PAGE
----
Cheap talk, monitoring and collusion
David Spector ()
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David Spector: PSE - Paris School of Economics, CNRS - Centre National de la Recherche Scientifique
Working Papers from HAL
Many collusive agreements involve the exchange of self-reported sales data between competitors, which use them to monitor compliance with a target market share allocation. Such communication may facilitate collusion even if it is unverifiable cheap talk and the underlying information becomes publicly available with a delay. The exchange of sales information may allow firms to implement incentive-compatible market share reallocation mechanisms after unexpected swings, limiting the recourse to price wars. Such communication may allow firms to earn profits that could not be earned in any collusive, symmetric pure-strategy equilibrium without communication.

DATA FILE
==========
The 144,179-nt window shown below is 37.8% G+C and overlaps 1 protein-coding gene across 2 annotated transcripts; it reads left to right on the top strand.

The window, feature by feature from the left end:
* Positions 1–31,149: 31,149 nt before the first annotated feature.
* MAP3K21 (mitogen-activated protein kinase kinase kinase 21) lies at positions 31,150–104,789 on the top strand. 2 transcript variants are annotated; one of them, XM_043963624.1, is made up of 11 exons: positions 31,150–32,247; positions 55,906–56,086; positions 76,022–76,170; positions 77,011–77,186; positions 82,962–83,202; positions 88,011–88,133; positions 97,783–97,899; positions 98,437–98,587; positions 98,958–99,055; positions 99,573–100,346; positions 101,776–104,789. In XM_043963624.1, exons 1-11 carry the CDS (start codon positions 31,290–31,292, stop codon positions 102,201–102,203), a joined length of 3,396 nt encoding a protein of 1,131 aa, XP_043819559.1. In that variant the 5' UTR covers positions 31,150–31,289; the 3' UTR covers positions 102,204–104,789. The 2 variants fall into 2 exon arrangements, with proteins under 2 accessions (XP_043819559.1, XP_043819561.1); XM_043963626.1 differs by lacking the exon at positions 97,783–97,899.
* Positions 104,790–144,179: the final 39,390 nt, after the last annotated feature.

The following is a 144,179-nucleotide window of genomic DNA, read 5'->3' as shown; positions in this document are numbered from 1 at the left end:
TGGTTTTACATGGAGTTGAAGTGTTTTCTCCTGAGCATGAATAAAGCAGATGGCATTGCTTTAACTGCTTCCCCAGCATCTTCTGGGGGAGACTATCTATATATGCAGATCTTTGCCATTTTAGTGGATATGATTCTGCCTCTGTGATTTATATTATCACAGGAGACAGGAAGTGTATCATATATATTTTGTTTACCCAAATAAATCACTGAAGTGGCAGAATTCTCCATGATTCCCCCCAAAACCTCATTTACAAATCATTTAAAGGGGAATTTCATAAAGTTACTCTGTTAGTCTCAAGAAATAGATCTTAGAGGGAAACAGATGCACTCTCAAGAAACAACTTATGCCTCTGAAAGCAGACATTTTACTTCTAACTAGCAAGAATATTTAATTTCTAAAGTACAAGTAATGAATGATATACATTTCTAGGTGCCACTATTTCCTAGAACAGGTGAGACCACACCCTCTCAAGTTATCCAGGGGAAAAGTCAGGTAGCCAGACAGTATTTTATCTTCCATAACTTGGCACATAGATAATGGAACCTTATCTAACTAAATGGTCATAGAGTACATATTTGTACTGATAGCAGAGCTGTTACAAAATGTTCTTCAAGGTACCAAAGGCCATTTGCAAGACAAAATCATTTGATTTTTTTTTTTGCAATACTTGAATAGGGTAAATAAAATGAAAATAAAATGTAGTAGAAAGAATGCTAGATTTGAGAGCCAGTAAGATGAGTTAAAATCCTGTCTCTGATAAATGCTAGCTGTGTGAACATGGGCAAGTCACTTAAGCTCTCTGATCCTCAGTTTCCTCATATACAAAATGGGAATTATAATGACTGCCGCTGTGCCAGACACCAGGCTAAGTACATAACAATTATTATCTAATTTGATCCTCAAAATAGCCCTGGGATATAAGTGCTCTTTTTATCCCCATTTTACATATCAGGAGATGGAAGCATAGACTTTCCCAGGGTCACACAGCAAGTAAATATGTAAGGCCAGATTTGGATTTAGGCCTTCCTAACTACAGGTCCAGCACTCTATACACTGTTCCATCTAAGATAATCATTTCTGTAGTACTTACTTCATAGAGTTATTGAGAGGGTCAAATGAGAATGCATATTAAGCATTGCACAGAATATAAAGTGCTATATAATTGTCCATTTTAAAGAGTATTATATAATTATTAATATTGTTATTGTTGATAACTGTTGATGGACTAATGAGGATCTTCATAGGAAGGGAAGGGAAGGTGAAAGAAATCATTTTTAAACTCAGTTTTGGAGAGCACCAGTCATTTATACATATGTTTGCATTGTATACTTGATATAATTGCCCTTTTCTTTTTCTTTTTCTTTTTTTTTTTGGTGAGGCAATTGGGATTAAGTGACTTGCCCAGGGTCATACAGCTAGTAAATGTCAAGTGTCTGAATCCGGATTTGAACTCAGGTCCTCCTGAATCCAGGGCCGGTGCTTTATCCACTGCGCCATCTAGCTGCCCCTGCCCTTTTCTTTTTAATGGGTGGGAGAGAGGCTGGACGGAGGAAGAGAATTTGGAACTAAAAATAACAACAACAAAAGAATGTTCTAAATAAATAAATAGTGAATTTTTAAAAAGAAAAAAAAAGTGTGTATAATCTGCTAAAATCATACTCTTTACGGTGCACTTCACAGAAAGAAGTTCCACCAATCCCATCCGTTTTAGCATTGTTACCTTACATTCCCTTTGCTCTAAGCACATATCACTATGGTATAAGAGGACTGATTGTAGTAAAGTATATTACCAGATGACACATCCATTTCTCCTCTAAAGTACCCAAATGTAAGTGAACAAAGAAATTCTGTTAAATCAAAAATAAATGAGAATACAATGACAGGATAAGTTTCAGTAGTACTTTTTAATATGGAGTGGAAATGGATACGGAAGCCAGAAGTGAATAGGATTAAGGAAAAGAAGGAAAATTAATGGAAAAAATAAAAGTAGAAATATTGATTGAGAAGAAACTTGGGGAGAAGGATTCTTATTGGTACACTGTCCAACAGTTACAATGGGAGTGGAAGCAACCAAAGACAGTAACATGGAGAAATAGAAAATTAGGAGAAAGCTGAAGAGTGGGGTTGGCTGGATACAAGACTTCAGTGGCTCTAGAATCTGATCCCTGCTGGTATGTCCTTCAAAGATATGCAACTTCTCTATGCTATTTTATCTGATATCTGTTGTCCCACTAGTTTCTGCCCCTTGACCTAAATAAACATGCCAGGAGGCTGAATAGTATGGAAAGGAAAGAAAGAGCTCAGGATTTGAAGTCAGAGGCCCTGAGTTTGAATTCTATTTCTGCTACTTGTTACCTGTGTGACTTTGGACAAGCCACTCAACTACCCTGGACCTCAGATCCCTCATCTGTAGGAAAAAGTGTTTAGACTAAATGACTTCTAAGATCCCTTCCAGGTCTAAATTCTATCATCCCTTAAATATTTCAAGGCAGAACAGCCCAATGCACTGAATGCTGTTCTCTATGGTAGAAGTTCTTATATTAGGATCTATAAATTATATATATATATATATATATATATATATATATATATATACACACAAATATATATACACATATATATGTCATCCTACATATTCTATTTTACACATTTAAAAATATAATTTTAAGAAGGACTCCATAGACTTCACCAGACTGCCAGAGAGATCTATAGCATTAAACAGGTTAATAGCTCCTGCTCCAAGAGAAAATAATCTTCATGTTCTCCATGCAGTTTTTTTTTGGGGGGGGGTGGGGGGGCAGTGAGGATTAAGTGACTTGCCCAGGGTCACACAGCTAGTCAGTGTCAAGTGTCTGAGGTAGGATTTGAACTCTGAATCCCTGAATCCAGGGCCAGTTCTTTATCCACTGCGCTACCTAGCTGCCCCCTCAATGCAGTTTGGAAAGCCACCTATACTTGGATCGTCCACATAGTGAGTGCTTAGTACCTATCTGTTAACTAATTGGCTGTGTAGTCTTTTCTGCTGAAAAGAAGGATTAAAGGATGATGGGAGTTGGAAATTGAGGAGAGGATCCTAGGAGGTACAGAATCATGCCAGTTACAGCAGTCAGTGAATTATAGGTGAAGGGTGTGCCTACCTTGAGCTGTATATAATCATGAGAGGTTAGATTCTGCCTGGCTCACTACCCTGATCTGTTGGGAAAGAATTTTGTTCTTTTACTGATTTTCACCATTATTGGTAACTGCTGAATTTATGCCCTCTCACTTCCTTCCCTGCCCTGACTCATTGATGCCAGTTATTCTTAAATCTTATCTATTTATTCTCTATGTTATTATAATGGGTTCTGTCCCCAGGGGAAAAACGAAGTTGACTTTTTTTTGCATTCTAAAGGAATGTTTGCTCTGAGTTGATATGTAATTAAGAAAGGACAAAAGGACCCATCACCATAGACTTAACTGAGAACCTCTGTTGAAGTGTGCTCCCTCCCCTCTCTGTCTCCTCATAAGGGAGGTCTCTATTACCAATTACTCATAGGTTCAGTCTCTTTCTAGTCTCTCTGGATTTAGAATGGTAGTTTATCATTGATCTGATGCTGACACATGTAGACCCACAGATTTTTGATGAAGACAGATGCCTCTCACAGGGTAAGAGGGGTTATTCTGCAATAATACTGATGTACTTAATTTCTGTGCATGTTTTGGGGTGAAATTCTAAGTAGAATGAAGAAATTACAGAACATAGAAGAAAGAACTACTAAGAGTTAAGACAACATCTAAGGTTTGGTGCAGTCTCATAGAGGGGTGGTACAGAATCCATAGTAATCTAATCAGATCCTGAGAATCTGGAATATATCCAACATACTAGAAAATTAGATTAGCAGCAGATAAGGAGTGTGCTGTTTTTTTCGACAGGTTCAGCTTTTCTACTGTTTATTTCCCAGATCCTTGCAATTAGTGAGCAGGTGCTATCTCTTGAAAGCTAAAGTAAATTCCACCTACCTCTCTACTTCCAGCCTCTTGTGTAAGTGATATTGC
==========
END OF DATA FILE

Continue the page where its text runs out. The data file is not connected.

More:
New Economics Papers: this item is included in nep-com, nep-gth and nep-mic
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